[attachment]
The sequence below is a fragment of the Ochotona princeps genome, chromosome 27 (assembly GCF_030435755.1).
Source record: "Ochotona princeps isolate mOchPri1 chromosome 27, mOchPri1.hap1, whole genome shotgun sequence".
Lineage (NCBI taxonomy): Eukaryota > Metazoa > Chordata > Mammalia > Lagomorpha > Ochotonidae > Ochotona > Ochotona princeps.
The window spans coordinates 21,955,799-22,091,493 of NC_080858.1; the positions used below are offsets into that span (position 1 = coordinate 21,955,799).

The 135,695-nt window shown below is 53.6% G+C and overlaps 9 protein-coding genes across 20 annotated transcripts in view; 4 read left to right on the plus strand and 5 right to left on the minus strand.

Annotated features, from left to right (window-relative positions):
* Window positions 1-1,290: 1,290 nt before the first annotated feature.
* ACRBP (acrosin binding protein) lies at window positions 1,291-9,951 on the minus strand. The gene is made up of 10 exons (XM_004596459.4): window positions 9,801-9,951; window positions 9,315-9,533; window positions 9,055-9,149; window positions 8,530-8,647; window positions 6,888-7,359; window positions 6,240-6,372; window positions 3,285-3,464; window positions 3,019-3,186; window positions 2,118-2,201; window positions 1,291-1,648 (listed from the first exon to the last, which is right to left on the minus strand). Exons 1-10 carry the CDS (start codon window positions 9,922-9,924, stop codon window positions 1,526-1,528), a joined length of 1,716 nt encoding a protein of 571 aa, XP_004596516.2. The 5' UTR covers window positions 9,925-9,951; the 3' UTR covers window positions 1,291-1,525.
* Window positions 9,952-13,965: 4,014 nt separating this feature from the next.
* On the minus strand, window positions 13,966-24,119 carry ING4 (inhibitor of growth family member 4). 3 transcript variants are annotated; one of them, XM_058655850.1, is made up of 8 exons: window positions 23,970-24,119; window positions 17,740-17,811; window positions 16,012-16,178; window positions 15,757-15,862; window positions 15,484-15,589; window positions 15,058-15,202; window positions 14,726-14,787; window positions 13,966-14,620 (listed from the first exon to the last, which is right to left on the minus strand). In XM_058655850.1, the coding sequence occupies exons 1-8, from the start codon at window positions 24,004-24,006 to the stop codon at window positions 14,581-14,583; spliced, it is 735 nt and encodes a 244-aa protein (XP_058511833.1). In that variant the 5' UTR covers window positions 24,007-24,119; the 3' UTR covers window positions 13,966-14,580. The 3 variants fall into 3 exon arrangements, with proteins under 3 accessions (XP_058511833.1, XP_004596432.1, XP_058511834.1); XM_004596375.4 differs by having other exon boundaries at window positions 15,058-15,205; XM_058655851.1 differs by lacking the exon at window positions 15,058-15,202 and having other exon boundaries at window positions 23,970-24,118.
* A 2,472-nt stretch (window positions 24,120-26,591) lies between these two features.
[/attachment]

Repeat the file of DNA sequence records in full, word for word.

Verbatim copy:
The sequence below is a fragment of the Ochotona princeps genome, chromosome 27 (assembly GCF_030435755.1).
Source record: "Ochotona princeps isolate mOchPri1 chromosome 27, mOchPri1.hap1, whole genome shotgun sequence".
Lineage (NCBI taxonomy): Eukaryota > Metazoa > Chordata > Mammalia > Lagomorpha > Ochotonidae > Ochotona > Ochotona princeps.
The window spans coordinates 21,955,799-22,091,493 of NC_080858.1; the positions used below are offsets into that span (position 1 = coordinate 21,955,799).

The 135,695-nt window shown below is 53.6% G+C and overlaps 9 protein-coding genes across 20 annotated transcripts in view; 4 read left to right on the plus strand and 5 right to left on the minus strand.

Annotated features, from left to right (window-relative positions):
* Window positions 1-1,290: 1,290 nt before the first annotated feature.
* ACRBP (acrosin binding protein) lies at window positions 1,291-9,951 on the minus strand. The gene is made up of 10 exons (XM_004596459.4): window positions 9,801-9,951; window positions 9,315-9,533; window positions 9,055-9,149; window positions 8,530-8,647; window positions 6,888-7,359; window positions 6,240-6,372; window positions 3,285-3,464; window positions 3,019-3,186; window positions 2,118-2,201; window positions 1,291-1,648 (listed from the first exon to the last, which is right to left on the minus strand). Exons 1-10 carry the CDS (start codon window positions 9,922-9,924, stop codon window positions 1,526-1,528), a joined length of 1,716 nt encoding a protein of 571 aa, XP_004596516.2. The 5' UTR covers window positions 9,925-9,951; the 3' UTR covers window positions 1,291-1,525.
* Window positions 9,952-13,965: 4,014 nt separating this feature from the next.
* On the minus strand, window positions 13,966-24,119 carry ING4 (inhibitor of growth family member 4). 3 transcript variants are annotated; one of them, XM_058655850.1, is made up of 8 exons: window positions 23,970-24,119; window positions 17,740-17,811; window positions 16,012-16,178; window positions 15,757-15,862; window positions 15,484-15,589; window positions 15,058-15,202; window positions 14,726-14,787; window positions 13,966-14,620 (listed from the first exon to the last, which is right to left on the minus strand). In XM_058655850.1, the coding sequence occupies exons 1-8, from the start codon at window positions 24,004-24,006 to the stop codon at window positions 14,581-14,583; spliced, it is 735 nt and encodes a 244-aa protein (XP_058511833.1). In that variant the 5' UTR covers window positions 24,007-24,119; the 3' UTR covers window positions 13,966-14,580. The 3 variants fall into 3 exon arrangements, with proteins under 3 accessions (XP_058511833.1, XP_004596432.1, XP_058511834.1); XM_004596375.4 differs by having other exon boundaries at window positions 15,058-15,205; XM_058655851.1 differs by lacking the exon at window positions 15,058-15,202 and having other exon boundaries at window positions 23,970-24,118.
* A 2,472-nt stretch (window positions 24,120-26,591) lies between these two features.